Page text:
|By Roderick Conway Morris|
LORD ELGIN AND THE MARBLES
by William St Clair
419pp. Oxford University Press. £12.50
Lord Elgin acquired the Parthenon marbles now in the British Museum in the same way as Britain gained much of the Empire - not through any premeditated plan, but as the result of rampant opportunism.
Before leaving in 1799 on his embassy to the Sublime Porte, the Scottish earl had formed the intention of bringing back with him moulds and drawings of the finest works of Greek sculpture then in Ottoman lands in the hope of raising through example the standards of fine arts and public taste in Britain (Elgin failing to recruit the 24-year-old Turner to join the expedition on account of the unrealistically parsimonious terms he was offering). However, after Nelson's destruction of the French fleet at the Battle of the Nile, which forced the eventual withdrawal of Napoleon's army from Egypt, the Sultan's government became so well disposed towards Britain and her representatives that Elgin found himself in a position actually to carry off large quantities of the antiquities themselves.
William St Clair's excellent and elegantly written 'Lord Elgin and the Marbles' was first published in 1967, but now appears substantially expanded and replete with new information on many areas of the story and the controversies surrounding it. Most shocking are the revelations about the barbarously rough cleaning techniques used on the marbles during the 1930s to make them appear whiter. This programme was against the Museum's own rules at the time, and done principally to flatter the vanity of Lord Duveen, former shady art dealer and bullying, self-promoting patron of the new gallery built to show the sculptures. St Clair's evidence, obtained in the face of dogged opposition by the Museum, which continued into the mid 1990s, leaves us in no doubt that the marbles suffered profound and irreparable damage as a consequence.
This calamity, compounded by the destruction of Elgin's original moulds, demolishes the oft-repeated claim that whatever the ins and outs of the arguments, the marbles have been well cared for in London.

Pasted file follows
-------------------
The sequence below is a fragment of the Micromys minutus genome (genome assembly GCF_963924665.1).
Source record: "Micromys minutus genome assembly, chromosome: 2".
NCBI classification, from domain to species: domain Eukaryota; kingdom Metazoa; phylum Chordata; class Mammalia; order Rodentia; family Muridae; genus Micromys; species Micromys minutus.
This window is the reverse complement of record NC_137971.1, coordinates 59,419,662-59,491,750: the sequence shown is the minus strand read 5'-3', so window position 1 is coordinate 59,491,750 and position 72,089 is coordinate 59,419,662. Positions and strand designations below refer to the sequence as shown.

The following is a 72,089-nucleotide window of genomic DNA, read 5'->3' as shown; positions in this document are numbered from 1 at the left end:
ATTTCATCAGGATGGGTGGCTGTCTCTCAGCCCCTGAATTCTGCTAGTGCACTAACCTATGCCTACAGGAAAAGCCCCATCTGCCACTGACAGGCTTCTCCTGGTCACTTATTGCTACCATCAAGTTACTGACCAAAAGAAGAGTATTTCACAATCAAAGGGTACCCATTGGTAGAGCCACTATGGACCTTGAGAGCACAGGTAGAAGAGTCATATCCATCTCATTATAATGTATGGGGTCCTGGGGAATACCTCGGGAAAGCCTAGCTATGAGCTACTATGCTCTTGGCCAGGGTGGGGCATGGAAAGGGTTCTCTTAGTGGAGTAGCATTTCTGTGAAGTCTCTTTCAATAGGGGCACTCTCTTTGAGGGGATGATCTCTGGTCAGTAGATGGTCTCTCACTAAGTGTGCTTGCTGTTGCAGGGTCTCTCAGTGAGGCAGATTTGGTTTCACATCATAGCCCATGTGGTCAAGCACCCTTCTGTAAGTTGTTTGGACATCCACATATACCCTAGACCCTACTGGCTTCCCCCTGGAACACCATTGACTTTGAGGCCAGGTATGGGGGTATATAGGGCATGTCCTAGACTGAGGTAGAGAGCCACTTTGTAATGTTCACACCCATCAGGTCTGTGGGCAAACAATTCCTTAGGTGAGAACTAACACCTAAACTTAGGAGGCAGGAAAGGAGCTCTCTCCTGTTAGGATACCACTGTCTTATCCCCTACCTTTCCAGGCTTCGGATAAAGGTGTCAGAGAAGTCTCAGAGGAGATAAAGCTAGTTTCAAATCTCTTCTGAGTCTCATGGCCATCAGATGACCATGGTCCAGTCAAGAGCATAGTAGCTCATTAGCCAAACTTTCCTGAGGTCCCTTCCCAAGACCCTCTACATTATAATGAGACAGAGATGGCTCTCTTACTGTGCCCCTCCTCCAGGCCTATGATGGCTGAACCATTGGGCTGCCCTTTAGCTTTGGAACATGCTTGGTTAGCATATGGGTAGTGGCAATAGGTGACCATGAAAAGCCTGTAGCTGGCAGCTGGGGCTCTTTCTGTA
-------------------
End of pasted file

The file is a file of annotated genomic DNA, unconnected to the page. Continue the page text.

The battle lines over whether the marbles should be returned or not have tended to be drawn on purely nationalistic lines, with the Greeks on one side and the British on the other. It is interesting to discover, therefore, that in the Parliamentary debate of 1816, when the mables were finally purchased for the nation, at least one voice proposed that Britain hold 'these marbles only in trust till they are demanded by the present , or any future, possessors of the city of Athens, and upon such demand, engages, without question and negotiation, to restore them, as far as can be effected, to the places from whence they were taken...'.
In view of the dramatic level of air pollution in Athens today, which is day by day corroding what is left of the ancient buildings on the Acropolis, the dream of restoring the Parthenon friezes to their original place among the ruins is unthinkable. But there are cogent arguments for eventually bringing together again in Athens all the known surviving components of this architectural and sculptural masterpiece, an act which would not necessarily open the floodgates and lead to the emptying of every major western museum of art and artifacts gathered around the globe in the past. St Clair ultimately comes down on the side of return, but whatever the reader's view of his conclusions, this is absolutely essential reading for anyone interested in the subject.
First published: Traveller
© Roderick Conway Morris 1975-2016